How Filled With Awe is This Place

Refresh Worship Service

Trinity United Methodist Church / Beaumont, Texas

Wednesday, August 29, 2018

“How Filled With Awe”

Phoebe Hambright Dishman, Lay Speaker


Opening hymn #89 “Joyful, Joyful” / Closing hymn 685 “Now, on Land and Sea Descending”

Exodus 3:1-6

Now Moses, tending the flock of his father-in-law Jethro, the priest of Midian, drove the flock into the wilderness, and came to Horeb, the mountain of God. An angel of the Lord appeared to him in a blazing fire out of a bush. He gazed, and there was a bush all aflame, yet the bush was not consumed. Moses said, ‘I must turn aside to look at this marvelous sight; why doesn’t the bush burn up?’ When the Lord saw that he had turned aside to look, God called to him out of the bush: ‘Moses! Moses!’ He answered, ‘Here I am.’ And He said, ‘Do not come closer. Remove your sandals from your feet, for the place on which you stand is holy ground. I am,’ He said, ‘the God of your father, the God of Abraham, the God of Isaac, and the God of Jacob.’ And Moses hid his face, for he was afraid to look at God.

The book of Hebrews says, ‘Therefore, since we are receiving an unshakable kingdom, let us be filled with gratitude, and so worship God acceptably with reverence and awe. For our God is a consuming fire.’ We are receiving. Let us be filled. Grateful we are. But almost afraid. Drawn forward, we hold back. We hide our face. But still our hearts catch fire and burn. Do you want this intimacy? Do you want to be one with this sovereign demand? Then take off your shoes. Feel the ground with your feet, flowing up to fill you. God is Absolute. God is fire. God says: My flame shall not hurt thee / I only design / thy dross to consume / and thy gold to refine. God cherishes, God wants, God burns for us, it seems. And if God consumes, tis only to give us new life.

The world is changing fast. We stand in a strange place tonight, between the ‘no longer’ and the ‘not yet.’ I know you feel that. Something wondrous wants to be said, some creative energy is building. But in the meantime all seems chaotic. How can Moses, how can I, how can we make a difference? Here’s an idea: Albert Einstein said, “There are only two ways to live your life. One is as though nothing is a miracle. The other is as though everything is a miracle.’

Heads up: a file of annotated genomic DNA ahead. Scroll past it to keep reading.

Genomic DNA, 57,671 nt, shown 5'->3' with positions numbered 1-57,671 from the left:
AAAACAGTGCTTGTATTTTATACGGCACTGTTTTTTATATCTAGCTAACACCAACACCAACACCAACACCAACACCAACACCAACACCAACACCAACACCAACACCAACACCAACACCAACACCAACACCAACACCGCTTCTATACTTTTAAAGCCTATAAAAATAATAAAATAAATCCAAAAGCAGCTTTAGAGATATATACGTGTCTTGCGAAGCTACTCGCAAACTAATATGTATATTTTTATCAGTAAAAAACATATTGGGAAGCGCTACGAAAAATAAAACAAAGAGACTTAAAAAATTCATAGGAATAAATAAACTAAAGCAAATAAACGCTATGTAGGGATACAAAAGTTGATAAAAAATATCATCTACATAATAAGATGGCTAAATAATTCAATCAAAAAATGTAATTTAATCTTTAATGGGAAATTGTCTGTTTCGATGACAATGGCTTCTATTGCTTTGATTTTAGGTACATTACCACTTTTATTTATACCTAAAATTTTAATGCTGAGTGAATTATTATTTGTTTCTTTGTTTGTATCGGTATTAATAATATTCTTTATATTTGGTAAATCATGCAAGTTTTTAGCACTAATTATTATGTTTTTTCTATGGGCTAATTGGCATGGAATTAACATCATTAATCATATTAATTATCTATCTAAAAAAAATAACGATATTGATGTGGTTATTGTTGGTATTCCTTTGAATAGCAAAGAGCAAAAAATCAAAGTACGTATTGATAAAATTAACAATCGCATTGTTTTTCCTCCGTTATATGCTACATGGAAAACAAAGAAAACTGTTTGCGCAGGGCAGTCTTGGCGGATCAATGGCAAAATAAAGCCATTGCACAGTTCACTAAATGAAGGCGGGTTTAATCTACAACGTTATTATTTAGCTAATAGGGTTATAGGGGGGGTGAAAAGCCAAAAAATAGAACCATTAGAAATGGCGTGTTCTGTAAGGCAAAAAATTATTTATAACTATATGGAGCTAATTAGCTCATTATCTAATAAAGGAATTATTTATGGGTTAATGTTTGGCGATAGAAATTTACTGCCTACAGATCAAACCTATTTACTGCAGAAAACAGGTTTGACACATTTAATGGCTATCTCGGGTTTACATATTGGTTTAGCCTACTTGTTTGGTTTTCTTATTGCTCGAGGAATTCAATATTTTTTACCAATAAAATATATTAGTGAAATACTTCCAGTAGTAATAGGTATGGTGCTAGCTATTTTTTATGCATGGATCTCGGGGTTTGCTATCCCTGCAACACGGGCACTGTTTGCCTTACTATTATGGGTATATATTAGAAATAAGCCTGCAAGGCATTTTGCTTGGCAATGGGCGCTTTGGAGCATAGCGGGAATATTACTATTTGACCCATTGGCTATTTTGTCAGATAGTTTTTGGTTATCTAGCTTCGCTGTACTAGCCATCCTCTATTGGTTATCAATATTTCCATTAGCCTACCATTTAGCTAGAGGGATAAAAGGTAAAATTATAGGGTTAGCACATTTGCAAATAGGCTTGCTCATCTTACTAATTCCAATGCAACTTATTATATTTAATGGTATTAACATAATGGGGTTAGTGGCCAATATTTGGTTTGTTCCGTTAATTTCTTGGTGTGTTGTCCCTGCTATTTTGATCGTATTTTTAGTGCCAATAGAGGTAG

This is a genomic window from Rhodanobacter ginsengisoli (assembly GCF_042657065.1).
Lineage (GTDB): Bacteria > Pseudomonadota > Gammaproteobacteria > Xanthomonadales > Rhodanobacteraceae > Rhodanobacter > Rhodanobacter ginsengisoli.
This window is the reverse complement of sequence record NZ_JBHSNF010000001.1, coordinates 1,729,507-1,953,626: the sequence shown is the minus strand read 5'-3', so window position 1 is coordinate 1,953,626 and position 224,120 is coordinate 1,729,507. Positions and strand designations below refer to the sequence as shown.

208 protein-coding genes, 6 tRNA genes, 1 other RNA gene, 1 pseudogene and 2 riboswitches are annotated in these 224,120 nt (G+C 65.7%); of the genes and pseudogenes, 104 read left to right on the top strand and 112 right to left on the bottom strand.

We are alive tonight. At Nineteenth and Harrison. In Beaumont, Texas. With cares enough, true. Also beautiful possibilities before us. I call that a miracle.

Take Moses, that curious mix of cares and possibilities. Again and again, the ground had shaken beneath his feet. Son of a Hebrew slave-woman. Prince of Egypt. Exile to Midian. Husband to Zipporah. Son-in-law to Jethro. And now, here he is. So Moses is driving the flock one day, as usual, through the wilderness, guiding them to green pasture, his rod and his staff their comfort, and he sees a burning bush.

A shrub on fire.

Moses says, ‘I must turn aside to look at this marvelous sight. Why doesn’t the bush burn up?’

Well, that’s all the Teacher is waiting for. That’s all the Teacher is ever waiting for! The wonderful curiosity of a human! And so God calls: ‘Moses! Moses!’

Before Moses knows it, his shoes are off, he’s standing on unfamiliar ground, between the ‘no longer’ and the ‘not yet.’

David Orr says, “The plain fact is that the planet does not need more successful people. But it does desperately need more peacemakers, healers, restorers, storytellers, and lovers of every kind. It needs people who live well in their places. It needs people of moral courage willing to join the fight to make the world habitable and humane.”

The planet needs people, people of moral courage, people who live well in their places. Moses? Each person here tonight, hoping to learn how to live and love in the place between ‘no longer’ and ‘not yet’? Step forward.

Oh Thou merciful, give us eyes to see and courage to say yes. I like this prayer:

‘Days pass and the years vanish, and we walk sightless among miracles. Lord, fill our eyes with seeing and our minds with knowing; let there be moments when Your Presence, like lightning, illumines the darkness in which we walk. Help us to see, wherever we gaze, that the bush burns unconsumed. And we, clay touched by God, will reach out for holiness, and exclaim in wonder: How filled with awe is this place, and we did not know it! Blessed is the Eternal One, the holy God!’

Blessed is the Eternal One, who sent me to Delaware last week, to spend some time with friends. Blessed is the holy God, who sent me to the southernmost of three counties, to the charming town of Rehoboth Beach.